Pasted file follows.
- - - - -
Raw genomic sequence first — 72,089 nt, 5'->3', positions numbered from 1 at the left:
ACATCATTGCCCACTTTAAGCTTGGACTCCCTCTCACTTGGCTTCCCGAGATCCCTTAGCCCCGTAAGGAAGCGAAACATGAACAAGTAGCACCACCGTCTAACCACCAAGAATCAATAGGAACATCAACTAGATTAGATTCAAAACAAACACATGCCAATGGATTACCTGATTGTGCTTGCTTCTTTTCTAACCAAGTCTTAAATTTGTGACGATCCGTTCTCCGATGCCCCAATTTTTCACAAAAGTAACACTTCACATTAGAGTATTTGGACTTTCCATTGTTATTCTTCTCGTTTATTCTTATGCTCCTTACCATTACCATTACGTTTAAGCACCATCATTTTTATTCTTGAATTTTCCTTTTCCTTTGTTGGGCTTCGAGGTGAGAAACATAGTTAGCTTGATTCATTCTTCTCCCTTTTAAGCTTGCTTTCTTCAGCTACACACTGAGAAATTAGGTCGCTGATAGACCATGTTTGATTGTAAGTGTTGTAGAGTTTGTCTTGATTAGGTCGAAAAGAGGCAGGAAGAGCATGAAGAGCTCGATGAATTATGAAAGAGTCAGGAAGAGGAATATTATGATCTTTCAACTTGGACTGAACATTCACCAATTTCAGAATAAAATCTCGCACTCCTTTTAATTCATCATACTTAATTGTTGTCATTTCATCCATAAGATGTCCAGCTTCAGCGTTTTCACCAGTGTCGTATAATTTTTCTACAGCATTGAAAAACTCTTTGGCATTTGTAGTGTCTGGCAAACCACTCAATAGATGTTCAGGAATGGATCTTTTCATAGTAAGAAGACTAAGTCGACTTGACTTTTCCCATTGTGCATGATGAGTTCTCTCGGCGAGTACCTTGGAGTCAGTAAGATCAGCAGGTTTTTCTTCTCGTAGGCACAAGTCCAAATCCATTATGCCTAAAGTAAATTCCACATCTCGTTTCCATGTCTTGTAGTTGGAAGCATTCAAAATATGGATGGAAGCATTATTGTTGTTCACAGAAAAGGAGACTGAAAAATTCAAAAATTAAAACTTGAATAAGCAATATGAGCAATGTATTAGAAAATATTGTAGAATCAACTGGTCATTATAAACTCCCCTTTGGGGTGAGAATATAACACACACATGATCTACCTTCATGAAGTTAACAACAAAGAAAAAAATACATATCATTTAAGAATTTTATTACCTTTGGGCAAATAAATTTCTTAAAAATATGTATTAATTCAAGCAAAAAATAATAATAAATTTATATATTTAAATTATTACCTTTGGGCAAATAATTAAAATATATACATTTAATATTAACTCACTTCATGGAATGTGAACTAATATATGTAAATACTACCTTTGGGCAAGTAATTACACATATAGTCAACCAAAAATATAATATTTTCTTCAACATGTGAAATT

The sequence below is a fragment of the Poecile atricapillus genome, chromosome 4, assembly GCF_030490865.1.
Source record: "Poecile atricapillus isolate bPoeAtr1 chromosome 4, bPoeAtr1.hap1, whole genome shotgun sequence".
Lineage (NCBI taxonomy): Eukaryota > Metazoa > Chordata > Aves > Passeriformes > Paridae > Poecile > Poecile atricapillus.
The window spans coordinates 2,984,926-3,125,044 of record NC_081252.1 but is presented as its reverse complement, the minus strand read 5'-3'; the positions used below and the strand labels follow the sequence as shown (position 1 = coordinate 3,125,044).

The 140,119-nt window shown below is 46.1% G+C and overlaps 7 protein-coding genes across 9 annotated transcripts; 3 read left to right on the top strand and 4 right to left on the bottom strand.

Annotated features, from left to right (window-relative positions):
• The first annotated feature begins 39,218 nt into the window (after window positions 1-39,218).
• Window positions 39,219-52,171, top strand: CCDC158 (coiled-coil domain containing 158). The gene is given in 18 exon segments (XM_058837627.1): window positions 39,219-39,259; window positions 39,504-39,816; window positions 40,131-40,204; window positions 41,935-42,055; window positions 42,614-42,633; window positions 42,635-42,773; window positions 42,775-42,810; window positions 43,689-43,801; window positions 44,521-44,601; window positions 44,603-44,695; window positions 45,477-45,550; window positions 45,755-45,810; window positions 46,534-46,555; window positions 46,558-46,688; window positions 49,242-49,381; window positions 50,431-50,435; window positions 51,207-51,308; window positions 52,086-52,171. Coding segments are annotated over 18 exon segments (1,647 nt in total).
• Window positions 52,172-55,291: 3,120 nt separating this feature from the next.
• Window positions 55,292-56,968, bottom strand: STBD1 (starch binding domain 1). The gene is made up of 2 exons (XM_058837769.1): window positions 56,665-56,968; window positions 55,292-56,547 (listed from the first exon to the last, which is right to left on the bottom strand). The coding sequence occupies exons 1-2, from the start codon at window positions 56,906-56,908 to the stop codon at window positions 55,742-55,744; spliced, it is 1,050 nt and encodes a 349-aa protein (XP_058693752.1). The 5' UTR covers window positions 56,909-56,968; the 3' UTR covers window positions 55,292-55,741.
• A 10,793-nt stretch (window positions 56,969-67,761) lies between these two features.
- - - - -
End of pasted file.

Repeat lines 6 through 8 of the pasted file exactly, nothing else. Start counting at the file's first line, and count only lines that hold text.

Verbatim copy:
The window spans coordinates 2,984,926-3,125,044 of record NC_081252.1 but is presented as its reverse complement, the minus strand read 5'-3'; the positions used below and the strand labels follow the sequence as shown (position 1 = coordinate 3,125,044).

The 140,119-nt window shown below is 46.1% G+C and overlaps 7 protein-coding genes across 9 annotated transcripts; 3 read left to right on the top strand and 4 right to left on the bottom strand.

Annotated features, from left to right (window-relative positions):